Global oyster prices up 30% on production collapse

French producers falling deeper into herpes hole, and pulling other countries in.

French oyster farmers are looking at some desolate times ahead, as production dropped to 60,000 to 70,000 metric tons from previously 120,000 metric tons, Bruno Guillaumie, who heads European affairs for France’s shellfish farming organization Comite National de la Conchyliculture (CNC), told IntraFish.

"We have a decrease of production of about 50 percent," he said, and mortalities are expected to continue into this summer.

While the herpes virus continues to plague producers, other bacterial vibrio and environmental impacts such as polluted waters are also cause for "the drastic reduction" in production. "The quality of the water is a significant factor in the production of oysters," Guillaumie said.

Consequently, wholesale prices have increased by around 20 to 30 percent -- not only in France but globally, he told IntraFish.

Average consumer prices in France climbed to €11.60($15.10) per dozen large oysters in May this year, up from €10.96 ($14.30) in the same month last year, €8.01 ($10.40) in 2010, and €7.71 ($10) in May 2008, according to data from the National Instituteof Statistics and Economic Studies in Paris.

Prices for a dozen medium-sized oysters hiked to €9.55 ($12.40) in May this year, from €9.15 ($11.90) in the same month in 2012, €6.51 ($8.50) in 2010, and €6.08 ($7.90) in the same month of 2008.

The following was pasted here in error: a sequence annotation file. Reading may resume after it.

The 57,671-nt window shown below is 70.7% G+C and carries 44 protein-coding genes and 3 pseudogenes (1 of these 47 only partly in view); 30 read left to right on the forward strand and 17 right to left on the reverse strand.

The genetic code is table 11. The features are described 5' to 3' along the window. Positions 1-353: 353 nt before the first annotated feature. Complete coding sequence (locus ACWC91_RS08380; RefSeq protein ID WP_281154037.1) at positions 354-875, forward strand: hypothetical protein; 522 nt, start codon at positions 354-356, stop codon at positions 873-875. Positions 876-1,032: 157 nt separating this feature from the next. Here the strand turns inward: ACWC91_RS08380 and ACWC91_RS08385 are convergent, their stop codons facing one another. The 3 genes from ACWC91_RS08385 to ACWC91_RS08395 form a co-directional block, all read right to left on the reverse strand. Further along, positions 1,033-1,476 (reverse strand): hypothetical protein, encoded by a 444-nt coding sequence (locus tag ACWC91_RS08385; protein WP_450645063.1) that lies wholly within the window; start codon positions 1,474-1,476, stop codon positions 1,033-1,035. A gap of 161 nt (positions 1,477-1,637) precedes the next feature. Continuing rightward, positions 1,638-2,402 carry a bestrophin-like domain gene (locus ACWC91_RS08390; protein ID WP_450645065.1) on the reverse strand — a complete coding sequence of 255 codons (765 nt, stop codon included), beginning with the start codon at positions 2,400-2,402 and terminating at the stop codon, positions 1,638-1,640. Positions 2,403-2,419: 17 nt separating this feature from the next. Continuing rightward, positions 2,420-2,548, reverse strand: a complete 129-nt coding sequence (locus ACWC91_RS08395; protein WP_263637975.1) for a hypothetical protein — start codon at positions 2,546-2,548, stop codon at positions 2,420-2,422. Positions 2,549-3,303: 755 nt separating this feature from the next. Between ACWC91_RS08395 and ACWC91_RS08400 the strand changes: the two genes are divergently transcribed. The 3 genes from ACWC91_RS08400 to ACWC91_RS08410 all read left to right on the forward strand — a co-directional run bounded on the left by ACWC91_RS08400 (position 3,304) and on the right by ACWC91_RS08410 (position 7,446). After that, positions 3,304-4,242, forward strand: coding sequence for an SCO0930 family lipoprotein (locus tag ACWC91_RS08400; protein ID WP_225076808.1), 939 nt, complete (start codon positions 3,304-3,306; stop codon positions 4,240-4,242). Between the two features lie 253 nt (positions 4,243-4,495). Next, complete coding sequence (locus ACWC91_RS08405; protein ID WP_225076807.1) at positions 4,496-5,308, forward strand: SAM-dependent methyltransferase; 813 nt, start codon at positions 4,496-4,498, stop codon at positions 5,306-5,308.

France’s juvenile mortality problem started in 2008, when an oyster herpes virus (OsHV-1) started rapidly spreading across French oyster juveniles, causing mortality rates of 60 to 9EU0 percent across all of France’s oyster beds.

The virus can kill most of a farm’s stock of young shellfish in a day, and has since spread to the United Kingdom, Ireland, Australia and New Zealand.

Stopping the virus or vaccinating oysters has so far proved impossible, and researchers have since tried breeding resistant strains of oyster juveniles.

CNC, in cooperation with research institute Ifremer, itself is trying to create "families with a high capacity to resist"

the virus, Guillaumie said, as previously reportedby IntraFish.

However, "it takes time to have significant results," he said, adding it is yet too early to say if the the hypothesis will prove a success.

To overcome some of the market challenges, some producers have started putting smaller, immature oysters on the market, a risk "we are trying to control."

All in all, the €630 million ($820.3 million) sector will not improve over the next two to three years, he said.

The full impact on France’s oyster production this year is yet to be seen as oyster sales typically first peak in July-August, when around 20 percent of sales are made. They then peak again in December, which accounts fortwo-third of sales are made.

"But the outlook remains the same," he said. "It's obviously a big challenge. We're very much dependent on the environment. But we'll have a better idea in October.


Ms Van Ha


Tel: +84 24 37715055 (ext. 216)

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